Paul Weston
As expected, larval development was greatly accelerated with temperature between 17 and 22 °C, but then levelled off at 27 °C. Temperatures of 27 °C or higher are likely above the threshold for normal development because larval survival decreased and physical abnormalities were observed in resulting adults at this temperature. Owing to the prolonged chilling requirement and abnormal larval development at 27 °C, it is likely that warm winter and spring temperatures will limit southern range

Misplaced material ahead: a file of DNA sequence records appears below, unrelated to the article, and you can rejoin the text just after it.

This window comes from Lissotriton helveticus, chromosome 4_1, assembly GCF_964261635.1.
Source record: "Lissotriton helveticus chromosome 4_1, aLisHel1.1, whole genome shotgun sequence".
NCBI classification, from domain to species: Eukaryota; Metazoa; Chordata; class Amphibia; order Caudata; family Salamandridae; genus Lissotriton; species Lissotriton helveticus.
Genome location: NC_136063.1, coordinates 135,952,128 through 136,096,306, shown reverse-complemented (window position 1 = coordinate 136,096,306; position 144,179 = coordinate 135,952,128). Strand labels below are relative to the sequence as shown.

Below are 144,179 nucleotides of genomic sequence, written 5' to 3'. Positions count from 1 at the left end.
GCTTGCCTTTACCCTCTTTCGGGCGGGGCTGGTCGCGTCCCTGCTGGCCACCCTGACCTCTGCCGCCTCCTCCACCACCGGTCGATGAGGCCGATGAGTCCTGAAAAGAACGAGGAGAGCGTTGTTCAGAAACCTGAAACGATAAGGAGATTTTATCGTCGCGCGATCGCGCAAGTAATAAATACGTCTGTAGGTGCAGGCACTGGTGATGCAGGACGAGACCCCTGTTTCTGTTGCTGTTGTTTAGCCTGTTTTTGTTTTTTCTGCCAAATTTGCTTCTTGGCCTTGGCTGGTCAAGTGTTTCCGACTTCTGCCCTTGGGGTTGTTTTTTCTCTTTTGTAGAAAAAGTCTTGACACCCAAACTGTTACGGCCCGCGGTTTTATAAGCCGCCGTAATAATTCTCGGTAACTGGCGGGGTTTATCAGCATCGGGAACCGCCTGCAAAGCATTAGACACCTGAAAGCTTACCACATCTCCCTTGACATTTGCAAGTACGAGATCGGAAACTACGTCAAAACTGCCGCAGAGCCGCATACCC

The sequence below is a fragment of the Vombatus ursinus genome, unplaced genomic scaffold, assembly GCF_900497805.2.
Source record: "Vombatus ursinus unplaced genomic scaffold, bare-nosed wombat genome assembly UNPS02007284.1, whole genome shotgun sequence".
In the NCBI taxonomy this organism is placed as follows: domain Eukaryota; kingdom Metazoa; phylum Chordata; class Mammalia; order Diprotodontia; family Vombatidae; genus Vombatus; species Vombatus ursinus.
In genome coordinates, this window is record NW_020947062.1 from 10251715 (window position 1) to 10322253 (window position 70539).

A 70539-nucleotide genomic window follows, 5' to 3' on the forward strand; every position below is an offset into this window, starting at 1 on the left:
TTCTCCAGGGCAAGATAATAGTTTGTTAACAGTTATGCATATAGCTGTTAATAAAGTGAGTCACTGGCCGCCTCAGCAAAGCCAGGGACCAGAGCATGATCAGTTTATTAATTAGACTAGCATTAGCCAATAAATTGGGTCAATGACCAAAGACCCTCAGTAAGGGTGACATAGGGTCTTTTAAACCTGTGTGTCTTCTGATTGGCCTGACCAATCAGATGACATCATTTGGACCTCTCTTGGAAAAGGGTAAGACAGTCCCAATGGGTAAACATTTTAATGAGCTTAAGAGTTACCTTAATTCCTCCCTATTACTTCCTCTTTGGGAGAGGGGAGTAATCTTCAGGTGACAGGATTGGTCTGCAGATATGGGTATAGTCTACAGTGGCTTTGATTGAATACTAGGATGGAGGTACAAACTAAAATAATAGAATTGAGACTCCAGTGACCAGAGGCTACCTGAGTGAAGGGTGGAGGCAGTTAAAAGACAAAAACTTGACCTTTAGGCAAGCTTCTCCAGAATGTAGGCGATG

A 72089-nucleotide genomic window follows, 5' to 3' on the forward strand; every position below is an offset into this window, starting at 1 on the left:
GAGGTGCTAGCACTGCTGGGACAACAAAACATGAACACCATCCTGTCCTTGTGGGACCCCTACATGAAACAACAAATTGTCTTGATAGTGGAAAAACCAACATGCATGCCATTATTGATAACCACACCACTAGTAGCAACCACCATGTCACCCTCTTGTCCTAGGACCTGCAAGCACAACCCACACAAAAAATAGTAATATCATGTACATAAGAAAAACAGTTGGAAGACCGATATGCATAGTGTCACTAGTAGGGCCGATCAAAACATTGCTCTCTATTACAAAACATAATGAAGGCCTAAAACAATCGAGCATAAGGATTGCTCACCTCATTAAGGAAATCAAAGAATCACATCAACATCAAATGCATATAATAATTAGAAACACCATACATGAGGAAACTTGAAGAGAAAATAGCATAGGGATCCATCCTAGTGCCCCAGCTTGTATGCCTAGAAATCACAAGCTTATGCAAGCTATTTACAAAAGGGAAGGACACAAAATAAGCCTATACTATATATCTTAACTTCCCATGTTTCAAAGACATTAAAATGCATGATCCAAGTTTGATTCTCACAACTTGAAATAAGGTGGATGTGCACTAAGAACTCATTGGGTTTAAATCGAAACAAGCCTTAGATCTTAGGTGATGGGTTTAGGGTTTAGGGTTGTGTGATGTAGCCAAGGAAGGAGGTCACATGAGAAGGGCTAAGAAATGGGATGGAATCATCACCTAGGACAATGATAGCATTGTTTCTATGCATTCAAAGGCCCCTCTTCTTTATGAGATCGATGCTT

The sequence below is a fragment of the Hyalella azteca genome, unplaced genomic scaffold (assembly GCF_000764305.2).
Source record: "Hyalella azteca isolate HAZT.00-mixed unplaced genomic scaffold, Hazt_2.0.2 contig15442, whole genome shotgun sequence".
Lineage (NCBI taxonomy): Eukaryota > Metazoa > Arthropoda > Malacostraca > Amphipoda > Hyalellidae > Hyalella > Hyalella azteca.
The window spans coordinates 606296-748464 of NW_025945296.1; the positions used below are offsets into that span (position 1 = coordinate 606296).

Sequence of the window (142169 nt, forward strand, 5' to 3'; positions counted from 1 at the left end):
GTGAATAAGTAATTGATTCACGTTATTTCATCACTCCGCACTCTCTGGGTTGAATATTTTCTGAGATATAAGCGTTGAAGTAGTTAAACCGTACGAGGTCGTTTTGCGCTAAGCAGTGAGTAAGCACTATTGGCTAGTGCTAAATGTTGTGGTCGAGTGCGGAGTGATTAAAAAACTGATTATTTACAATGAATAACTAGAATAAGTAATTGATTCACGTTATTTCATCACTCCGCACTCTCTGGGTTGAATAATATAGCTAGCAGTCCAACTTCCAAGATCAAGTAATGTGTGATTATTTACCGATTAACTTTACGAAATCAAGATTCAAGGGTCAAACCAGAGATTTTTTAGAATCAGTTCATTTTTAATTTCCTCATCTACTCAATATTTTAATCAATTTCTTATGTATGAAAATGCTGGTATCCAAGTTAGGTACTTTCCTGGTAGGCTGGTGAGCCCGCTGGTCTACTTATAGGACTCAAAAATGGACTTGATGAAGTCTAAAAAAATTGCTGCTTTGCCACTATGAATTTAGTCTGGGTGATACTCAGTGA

more » ... southern range expasion of P. viburni in the U.S. Availability of host material will not likely limit expansion because members of the arrowwood complex (one of the most suitable hosts for the pest) are distributed throughout nearly all of the eastern half of the country. Westward spread will likely be determined largely by distribution of native hosts, which become less common in the Great Plains. Viburnum leaf beetle, Pyrrhalta viburni (Paykull), is a European pest that was first detected in the U.S. in Maine in 1994. Since that time, it has spread through much of New England and New York, and is poised to invade much of the eastern half over the country over time. An additional, isolated invasion of the U.S. occurred in 2004 in Washington State, the result of spread from a separate population established in British Columbia, Canada. I present updated information on recent spread of the pest in New York and adjacent states, a revised list of species susceptibility to P. viburni, and results of laboratory testing of thermal requirements for egg hatch and immature development. Eggs require a prolonged chilling period followed by warm temperatures for hatching; we have found the chilling period to be approximately 5 months at 5 °C.